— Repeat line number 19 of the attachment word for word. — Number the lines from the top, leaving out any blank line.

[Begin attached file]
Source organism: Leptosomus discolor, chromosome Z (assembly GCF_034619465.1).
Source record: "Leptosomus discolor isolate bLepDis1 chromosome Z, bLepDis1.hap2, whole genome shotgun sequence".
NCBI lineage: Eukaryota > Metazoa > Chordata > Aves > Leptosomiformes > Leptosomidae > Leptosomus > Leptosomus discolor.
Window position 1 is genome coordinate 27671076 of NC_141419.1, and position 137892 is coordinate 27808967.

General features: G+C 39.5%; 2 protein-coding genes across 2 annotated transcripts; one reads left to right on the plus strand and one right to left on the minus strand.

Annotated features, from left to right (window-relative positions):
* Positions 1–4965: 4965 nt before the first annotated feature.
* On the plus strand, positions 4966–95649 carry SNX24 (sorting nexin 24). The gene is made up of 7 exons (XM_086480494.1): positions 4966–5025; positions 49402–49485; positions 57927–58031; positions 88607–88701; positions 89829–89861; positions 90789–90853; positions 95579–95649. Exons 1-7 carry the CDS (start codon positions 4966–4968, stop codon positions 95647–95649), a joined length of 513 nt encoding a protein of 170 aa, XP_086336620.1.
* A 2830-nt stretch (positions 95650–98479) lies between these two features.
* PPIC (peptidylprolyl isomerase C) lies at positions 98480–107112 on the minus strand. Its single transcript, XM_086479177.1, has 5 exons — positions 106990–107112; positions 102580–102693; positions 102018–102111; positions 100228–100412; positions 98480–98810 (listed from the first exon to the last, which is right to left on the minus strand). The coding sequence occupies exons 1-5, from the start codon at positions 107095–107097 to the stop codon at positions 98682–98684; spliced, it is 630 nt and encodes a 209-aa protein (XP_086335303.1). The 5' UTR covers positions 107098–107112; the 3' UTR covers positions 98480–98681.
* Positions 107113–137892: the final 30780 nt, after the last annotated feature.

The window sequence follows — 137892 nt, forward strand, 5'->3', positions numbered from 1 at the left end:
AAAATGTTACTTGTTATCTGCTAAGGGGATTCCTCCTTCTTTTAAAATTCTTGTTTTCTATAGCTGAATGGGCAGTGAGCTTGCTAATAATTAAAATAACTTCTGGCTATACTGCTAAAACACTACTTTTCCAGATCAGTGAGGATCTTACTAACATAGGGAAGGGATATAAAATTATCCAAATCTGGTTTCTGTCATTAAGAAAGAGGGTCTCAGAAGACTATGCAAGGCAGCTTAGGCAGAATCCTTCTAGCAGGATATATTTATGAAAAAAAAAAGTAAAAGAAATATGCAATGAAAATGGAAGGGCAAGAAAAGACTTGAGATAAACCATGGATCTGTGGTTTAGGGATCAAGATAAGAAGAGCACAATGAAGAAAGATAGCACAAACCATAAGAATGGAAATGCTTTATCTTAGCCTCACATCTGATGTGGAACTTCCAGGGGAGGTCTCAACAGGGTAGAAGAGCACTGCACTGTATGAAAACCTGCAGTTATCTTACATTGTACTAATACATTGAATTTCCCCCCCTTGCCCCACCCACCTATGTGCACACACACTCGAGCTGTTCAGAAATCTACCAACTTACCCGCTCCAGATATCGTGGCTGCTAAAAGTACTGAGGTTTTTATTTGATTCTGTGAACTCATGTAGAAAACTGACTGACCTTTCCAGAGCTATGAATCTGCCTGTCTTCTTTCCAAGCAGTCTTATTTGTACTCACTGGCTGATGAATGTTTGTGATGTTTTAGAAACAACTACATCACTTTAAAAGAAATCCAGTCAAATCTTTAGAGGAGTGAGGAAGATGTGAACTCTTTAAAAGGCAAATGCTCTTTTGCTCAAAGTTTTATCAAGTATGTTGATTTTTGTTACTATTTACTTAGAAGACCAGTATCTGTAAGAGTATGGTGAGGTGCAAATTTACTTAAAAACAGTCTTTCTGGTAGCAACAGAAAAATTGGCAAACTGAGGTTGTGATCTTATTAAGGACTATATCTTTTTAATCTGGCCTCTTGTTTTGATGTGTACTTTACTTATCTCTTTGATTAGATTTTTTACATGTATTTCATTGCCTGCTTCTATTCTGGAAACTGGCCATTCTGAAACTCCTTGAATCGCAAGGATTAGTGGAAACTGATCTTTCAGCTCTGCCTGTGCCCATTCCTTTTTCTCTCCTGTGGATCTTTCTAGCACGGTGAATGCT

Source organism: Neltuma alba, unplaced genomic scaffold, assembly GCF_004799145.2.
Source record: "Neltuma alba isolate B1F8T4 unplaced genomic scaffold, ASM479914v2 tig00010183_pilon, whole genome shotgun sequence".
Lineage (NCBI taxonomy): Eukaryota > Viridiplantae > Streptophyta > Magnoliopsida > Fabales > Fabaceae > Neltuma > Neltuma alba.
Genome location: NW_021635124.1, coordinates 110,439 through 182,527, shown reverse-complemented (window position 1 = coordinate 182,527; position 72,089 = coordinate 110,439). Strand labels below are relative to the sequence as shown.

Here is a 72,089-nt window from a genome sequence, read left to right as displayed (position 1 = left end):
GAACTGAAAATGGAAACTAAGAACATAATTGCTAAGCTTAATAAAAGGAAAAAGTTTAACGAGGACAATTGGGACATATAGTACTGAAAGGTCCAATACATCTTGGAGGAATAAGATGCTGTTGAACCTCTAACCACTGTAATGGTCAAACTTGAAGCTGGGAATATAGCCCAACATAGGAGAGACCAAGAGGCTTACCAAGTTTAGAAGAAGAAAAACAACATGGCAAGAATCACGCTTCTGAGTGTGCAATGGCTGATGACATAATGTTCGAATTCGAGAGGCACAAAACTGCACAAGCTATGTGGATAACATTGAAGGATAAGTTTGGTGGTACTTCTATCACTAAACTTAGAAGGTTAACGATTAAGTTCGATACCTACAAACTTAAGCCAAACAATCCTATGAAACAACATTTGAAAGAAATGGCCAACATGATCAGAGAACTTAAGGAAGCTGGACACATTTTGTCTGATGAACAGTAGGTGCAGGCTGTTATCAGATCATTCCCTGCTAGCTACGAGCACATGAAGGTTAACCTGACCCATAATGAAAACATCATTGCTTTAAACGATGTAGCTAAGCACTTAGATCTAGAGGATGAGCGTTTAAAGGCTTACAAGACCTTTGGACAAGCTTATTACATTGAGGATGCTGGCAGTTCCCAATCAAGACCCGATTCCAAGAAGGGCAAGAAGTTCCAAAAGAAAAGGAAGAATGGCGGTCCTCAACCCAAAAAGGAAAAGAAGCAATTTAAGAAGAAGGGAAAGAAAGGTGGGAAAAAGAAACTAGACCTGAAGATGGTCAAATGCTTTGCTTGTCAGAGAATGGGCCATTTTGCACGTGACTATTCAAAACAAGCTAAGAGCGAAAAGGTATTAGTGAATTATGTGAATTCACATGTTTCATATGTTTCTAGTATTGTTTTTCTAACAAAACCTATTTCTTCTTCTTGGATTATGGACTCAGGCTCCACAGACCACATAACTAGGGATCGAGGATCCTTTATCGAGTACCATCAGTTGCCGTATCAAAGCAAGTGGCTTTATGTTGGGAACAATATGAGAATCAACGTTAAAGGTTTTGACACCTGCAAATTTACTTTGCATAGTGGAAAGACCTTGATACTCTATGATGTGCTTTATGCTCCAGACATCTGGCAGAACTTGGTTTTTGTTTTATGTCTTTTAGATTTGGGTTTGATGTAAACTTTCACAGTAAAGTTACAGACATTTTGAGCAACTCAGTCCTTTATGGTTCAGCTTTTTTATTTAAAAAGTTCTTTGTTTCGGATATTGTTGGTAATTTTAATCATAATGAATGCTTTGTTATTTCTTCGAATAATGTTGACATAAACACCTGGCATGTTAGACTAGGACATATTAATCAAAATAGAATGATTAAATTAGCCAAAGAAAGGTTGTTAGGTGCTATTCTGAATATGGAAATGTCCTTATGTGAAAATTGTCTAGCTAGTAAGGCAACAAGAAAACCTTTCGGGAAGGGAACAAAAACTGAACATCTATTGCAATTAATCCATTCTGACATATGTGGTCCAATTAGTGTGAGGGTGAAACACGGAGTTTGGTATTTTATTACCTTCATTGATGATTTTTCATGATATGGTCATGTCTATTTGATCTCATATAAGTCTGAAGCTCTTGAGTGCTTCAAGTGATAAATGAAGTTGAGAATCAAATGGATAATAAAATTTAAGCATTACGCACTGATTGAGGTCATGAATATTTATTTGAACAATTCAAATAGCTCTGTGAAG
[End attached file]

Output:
GAACTGAAAATGGAAACTAAGAACATAATTGCTAAGCTTAATAAAAGGAAAAAGTTTAACGAGGACAATTGGGACATATAGTACTGAAAGGTCCAATACATCTTGGAGGAATAAGATGCTGTTGAACCTCTAACCACTGTAATGGTCAAACTTGAAGCTGGGAATATAGCCCAACATAGGAGAGACCAAGAGGCTTACCAAGTTTAGAAGAAGAAAAACAACATGGCAAGAATCACGCTTCTGAGTGTGCAATGGCTGATGACATAATGTTCGAATTCGAGAGGCACAAAACTGCACAAGCTATGTGGATAACATTGAAGGATAAGTTTGGTGGTACTTCTATCACTAAACTTAGAAGGTTAACGATTAAGTTCGATACCTACAAACTTAAGCCAAACAATCCTATGAAACAACATTTGAAAGAAATGGCCAACATGATCAGAGAACTTAAGGAAGCTGGACACATTTTGTCTGATGAACAGTAGGTGCAGGCTGTTATCAGATCATTCCCTGCTAGCTACGAGCACATGAAGGTTAACCTGACCCATAATGAAAACATCATTGCTTTAAACGATGTAGCTAAGCACTTAGATCTAGAGGATGAGCGTTTAAAGGCTTACAAGACCTTTGGACAAGCTTATTACATTGAGGATGCTGGCAGTTCCCAATCAAGACCCGATTCCAAGAAGGGCAAGAAGTTCCAAAAGAAAAGGAAGAATGGCGGTCCTCAACCCAAAAAGGAAAAGAAGCAATTTAAGAAGAAGGGAAAGAAAGGTGGGAAAAAGAAACTAGACCTGAAGATGGTCAAATGCTTTGCTTGTCAGAGAATGGGCCATTTTGCACGTGACTATTCAAAACAAGCTAAGAGCGAAAAGGTATTAGTGAATTATGTGAATTCACATGTTTCATATGTTTCTAGTATTGTTTTTCTAACAAAACCTATTTCTTCTTCTTGGATTATGGACTCAGGCTCCACAGACCACATAACTAGGGATCGAGGATCCTTTATCGAGTACCATCAGTTGCCGTATCAAAGCAAGTGGCTTTATGTTGGGAACAATATGAGAATCAACGTTAAAGGTTTTGACACCTGCAAATTTACTTTGCATAGTGGAAAGACCTTGATACTCTATGATGTGCTTTATGCTCCAGACATCTGGCAGAACTTGGTTTTTGTTTTATGTCTTTTAGATTTGGGTTTGATGTAAACTTTCACAGTAAAGTTACAGACATTTTGAGCAACTCAGTCCTTTATGGTTCAGCTTTTTTATTTAAAAAGTTCTTTGTTTCGGATATTGTTGGTAATTTTAATCATAATGAATGCTTTGTTATTTCTTCGAATAATGTTGACATAAACACCTGGCATGTTAGACTAGGACATATTAATCAAAATAGAATGATTAAATTAGCCAAAGAAAGGTTGTTAGGTGCTATTCTGAATATGGAAATGTCCTTATGTGAAAATTGTCTAGCTAGTAAGGCAACAAGAAAACCTTTCGGGAAGGGAACAAAAACTGAACATCTATTGCAATTAATCCATTCTGACATATGTGGTCCAATTAGTGTGAGGGTGAAACACGGAGTTTGGTATTTTATTACCTTCATTGATGATTTTTCATGATATGGTCATGTCTATTTGATCTCATATAAGTCTGAAGCTCTTGAGTGCTTCAAGTGATAAATGAAGTTGAGAATCAAATGGATAATAAAATTTAAGCATTACGCACTGATTGAGGTCATGAATATTTATTTGAACAATTCAAATAGCTCTGTGAAG